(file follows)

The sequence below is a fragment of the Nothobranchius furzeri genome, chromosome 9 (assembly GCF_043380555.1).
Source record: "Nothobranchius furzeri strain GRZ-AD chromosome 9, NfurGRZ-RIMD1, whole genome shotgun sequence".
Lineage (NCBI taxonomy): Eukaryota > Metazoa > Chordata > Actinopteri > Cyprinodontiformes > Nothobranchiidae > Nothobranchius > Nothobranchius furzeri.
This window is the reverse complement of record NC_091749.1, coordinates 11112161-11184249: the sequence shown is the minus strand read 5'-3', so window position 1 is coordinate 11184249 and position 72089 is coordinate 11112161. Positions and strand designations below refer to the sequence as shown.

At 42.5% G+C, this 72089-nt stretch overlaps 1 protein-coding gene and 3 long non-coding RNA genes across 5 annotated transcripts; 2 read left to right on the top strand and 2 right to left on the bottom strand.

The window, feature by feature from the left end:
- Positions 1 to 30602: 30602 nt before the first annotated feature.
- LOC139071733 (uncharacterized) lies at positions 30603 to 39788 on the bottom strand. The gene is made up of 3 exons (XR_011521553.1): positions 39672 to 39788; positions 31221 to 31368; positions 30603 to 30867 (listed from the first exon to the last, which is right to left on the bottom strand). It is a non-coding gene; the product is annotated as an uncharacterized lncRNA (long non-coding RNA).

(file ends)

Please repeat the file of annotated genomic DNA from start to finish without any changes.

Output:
The sequence below is a fragment of the Nothobranchius furzeri genome, chromosome 9 (assembly GCF_043380555.1).
Source record: "Nothobranchius furzeri strain GRZ-AD chromosome 9, NfurGRZ-RIMD1, whole genome shotgun sequence".
Lineage (NCBI taxonomy): Eukaryota > Metazoa > Chordata > Actinopteri > Cyprinodontiformes > Nothobranchiidae > Nothobranchius > Nothobranchius furzeri.
This window is the reverse complement of record NC_091749.1, coordinates 11112161-11184249: the sequence shown is the minus strand read 5'-3', so window position 1 is coordinate 11184249 and position 72089 is coordinate 11112161. Positions and strand designations below refer to the sequence as shown.

At 42.5% G+C, this 72089-nt stretch overlaps 1 protein-coding gene and 3 long non-coding RNA genes across 5 annotated transcripts; 2 read left to right on the top strand and 2 right to left on the bottom strand.

The window, feature by feature from the left end:
- Positions 1 to 30602: 30602 nt before the first annotated feature.
- LOC139071733 (uncharacterized) lies at positions 30603 to 39788 on the bottom strand. The gene is made up of 3 exons (XR_011521553.1): positions 39672 to 39788; positions 31221 to 31368; positions 30603 to 30867 (listed from the first exon to the last, which is right to left on the bottom strand). It is a non-coding gene; the product is annotated as an uncharacterized lncRNA (long non-coding RNA).